Adorno was unconvinced by Pollock’s vision of a society that, having transformed the crises that plagued earlier form of capitalism into “mere problems of administration,” could hold out “the promise of security and a more abundant life for every subject who submits voluntarily and completely.” Though he conceded that Pollock might be correct in his pessimistic assessment of the ubiquity of political domination throughout history, he rejected what he characterized as Pollock’s “optimistic” belief that the new order would be any more stable than the one it replaced. He saw such a conclusion as resting on the “undialectical assumption that in an antagonistic society a non-antagonistic economy would be possible.” What Pollock had produced struck him as an “inversion of Kafka”: “Kafka presented the hierarchy of bureaucrats as Hell. Here Hell transforms itself into a hierarchy of bureaucrats” (Horkheimer, Briefe, 54).

Adorno’s prediction that Pollock’s article would draw fire from Neumann proved correct. Two weeks later Neumann sent Horkheimer a blistering evaluation (much of which would later reappear in Behemoth, his 1942 study of the Nazi state) arguing that the article “contradicts from the first to the last page” the theory the Institute had been developing since its arrival in the United States and that it represented nothing less than “a farewell to Marxism” that “documents a complete hopelessness.”7 Horkheimer succeeded in placating Neumann and (presumably) Adorno by crafting a Preface to the volume of the Zeitschrift in which Pollock’s essay appeared (an issue that also included contributions from A. R. L. Gurland, Otto Kirchheimer, Horkheimer, and Adorno) by characterizing the articles as offering different perspectives on “problems implied in the transition from liberalism to authoritarianism in continental Europe.” In summarizing what was at stake in this transition, Horkheimer emphasized the political implications of the replacement of independent entrepreneurs by monopolies, a development that he saw as leading to a triumph of ruling elites and “cliques” whose cynical shuffling of ideologies translated “into open action what modern political theory from Machiavelli and Hobbes to Pareto has professed.”8 In the course of this discussion, Horkheimer managed to avoid (even when discussing Pollock’s article) the use of the term “state capitalism” at all. Neumann was pleased enough by the result to send Horkheimer a letter that praised him for having rendered Pollock’s contribution “completely harmless” by offering a “reinterpretation” of the article that wound up undermining its central argument.9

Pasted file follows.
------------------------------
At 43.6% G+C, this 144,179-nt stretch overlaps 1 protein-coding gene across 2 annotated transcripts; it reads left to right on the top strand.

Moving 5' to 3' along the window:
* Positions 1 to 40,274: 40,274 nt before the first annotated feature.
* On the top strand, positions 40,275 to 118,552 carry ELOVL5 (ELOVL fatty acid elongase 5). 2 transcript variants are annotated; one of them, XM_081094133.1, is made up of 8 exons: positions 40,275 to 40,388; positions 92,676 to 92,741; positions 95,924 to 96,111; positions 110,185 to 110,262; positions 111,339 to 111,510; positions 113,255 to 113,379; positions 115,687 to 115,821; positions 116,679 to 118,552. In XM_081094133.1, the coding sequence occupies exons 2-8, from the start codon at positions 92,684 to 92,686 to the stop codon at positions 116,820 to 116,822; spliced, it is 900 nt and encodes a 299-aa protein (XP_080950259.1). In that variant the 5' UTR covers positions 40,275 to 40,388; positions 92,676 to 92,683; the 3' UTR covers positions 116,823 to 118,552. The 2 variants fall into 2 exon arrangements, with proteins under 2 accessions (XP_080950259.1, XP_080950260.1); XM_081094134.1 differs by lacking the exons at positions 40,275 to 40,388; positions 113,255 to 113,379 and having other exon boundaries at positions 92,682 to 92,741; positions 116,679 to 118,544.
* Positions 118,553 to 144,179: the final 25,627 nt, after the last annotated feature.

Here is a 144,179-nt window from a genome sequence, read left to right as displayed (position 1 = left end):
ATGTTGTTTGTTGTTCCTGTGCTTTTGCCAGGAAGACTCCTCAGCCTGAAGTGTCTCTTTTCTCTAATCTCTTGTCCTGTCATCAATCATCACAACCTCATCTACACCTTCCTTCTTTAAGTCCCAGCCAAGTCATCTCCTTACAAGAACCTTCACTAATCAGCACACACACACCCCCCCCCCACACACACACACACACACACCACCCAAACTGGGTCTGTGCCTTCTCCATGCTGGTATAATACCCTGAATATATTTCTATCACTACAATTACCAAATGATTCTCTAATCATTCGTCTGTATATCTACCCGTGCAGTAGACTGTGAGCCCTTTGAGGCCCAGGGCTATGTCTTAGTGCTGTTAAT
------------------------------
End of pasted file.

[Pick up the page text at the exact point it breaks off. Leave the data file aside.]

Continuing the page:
In framing his introduction to the issue in this way, it is conceivable that Horkheimer was merely attempting to play down the differences that separated Pollock (and, perhaps, Horkheimer himself) from other members of the Institute. But it is worth nothing that the Preface’s emphasis in on the role of “elites” and “cliques” was a faithful reflection of what Horkheimer himself seems to have regarded as the defining characteristic of monopoly capitalism. For the aspects of Pollock’s argument Horkheimer chose to emphasize were precisely the parts that meshed with the account of the transformation of the relationship between the individual and society that he had been elaborating ever since his 1936 article “Egoism and Freedom Movements.”10 He would take up this theme once again in “The End of Reason,” the lead article in what proved to be the journal’s final issue.11 Though published under Horkheimer’s name, it had been edited and revised by Adorno, and was, in effect, the first product of their California collaboration. The “racket theory” played a central role in it.